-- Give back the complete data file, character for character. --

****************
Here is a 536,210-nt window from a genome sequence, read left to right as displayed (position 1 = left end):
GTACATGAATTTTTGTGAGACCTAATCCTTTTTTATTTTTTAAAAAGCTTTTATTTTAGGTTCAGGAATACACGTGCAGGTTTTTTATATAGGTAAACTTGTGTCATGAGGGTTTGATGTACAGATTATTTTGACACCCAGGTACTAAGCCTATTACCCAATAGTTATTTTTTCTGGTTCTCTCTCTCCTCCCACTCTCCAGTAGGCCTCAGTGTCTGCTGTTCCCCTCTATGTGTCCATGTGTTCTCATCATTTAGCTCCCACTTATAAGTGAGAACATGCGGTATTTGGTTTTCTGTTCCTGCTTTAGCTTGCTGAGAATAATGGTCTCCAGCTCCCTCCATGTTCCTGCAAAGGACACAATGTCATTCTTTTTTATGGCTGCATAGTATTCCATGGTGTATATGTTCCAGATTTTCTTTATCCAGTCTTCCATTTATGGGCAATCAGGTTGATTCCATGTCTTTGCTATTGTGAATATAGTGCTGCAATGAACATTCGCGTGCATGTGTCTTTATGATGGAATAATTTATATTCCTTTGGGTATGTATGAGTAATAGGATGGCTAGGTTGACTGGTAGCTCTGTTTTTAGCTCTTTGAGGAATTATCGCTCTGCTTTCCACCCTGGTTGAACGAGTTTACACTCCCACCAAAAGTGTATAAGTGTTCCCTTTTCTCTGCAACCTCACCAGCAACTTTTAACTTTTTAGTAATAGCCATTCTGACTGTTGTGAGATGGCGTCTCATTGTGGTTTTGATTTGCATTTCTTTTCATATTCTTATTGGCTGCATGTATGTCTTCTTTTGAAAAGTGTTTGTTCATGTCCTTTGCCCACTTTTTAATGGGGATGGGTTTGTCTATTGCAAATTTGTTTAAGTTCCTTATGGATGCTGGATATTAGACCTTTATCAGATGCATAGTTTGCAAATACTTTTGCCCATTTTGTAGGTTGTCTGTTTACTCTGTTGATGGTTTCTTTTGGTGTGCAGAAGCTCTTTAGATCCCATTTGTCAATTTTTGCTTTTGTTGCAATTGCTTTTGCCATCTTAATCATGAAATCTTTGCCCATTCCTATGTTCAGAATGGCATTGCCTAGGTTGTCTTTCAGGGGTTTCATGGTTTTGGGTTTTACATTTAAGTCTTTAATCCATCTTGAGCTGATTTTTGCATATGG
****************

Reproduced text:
Here is a 536,210-nt window from a genome sequence, read left to right as displayed (position 1 = left end):
GTACATGAATTTTTGTGAGACCTAATCCTTTTTTATTTTTTAAAAAGCTTTTATTTTAGGTTCAGGAATACACGTGCAGGTTTTTTATATAGGTAAACTTGTGTCATGAGGGTTTGATGTACAGATTATTTTGACACCCAGGTACTAAGCCTATTACCCAATAGTTATTTTTTCTGGTTCTCTCTCTCCTCCCACTCTCCAGTAGGCCTCAGTGTCTGCTGTTCCCCTCTATGTGTCCATGTGTTCTCATCATTTAGCTCCCACTTATAAGTGAGAACATGCGGTATTTGGTTTTCTGTTCCTGCTTTAGCTTGCTGAGAATAATGGTCTCCAGCTCCCTCCATGTTCCTGCAAAGGACACAATGTCATTCTTTTTTATGGCTGCATAGTATTCCATGGTGTATATGTTCCAGATTTTCTTTATCCAGTCTTCCATTTATGGGCAATCAGGTTGATTCCATGTCTTTGCTATTGTGAATATAGTGCTGCAATGAACATTCGCGTGCATGTGTCTTTATGATGGAATAATTTATATTCCTTTGGGTATGTATGAGTAATAGGATGGCTAGGTTGACTGGTAGCTCTGTTTTTAGCTCTTTGAGGAATTATCGCTCTGCTTTCCACCCTGGTTGAACGAGTTTACACTCCCACCAAAAGTGTATAAGTGTTCCCTTTTCTCTGCAACCTCACCAGCAACTTTTAACTTTTTAGTAATAGCCATTCTGACTGTTGTGAGATGGCGTCTCATTGTGGTTTTGATTTGCATTTCTTTTCATATTCTTATTGGCTGCATGTATGTCTTCTTTTGAAAAGTGTTTGTTCATGTCCTTTGCCCACTTTTTAATGGGGATGGGTTTGTCTATTGCAAATTTGTTTAAGTTCCTTATGGATGCTGGATATTAGACCTTTATCAGATGCATAGTTTGCAAATACTTTTGCCCATTTTGTAGGTTGTCTGTTTACTCTGTTGATGGTTTCTTTTGGTGTGCAGAAGCTCTTTAGATCCCATTTGTCAATTTTTGCTTTTGTTGCAATTGCTTTTGCCATCTTAATCATGAAATCTTTGCCCATTCCTATGTTCAGAATGGCATTGCCTAGGTTGTCTTTCAGGGGTTTCATGGTTTTGGGTTTTACATTTAAGTCTTTAATCCATCTTGAGCTGATTTTTGCATATGG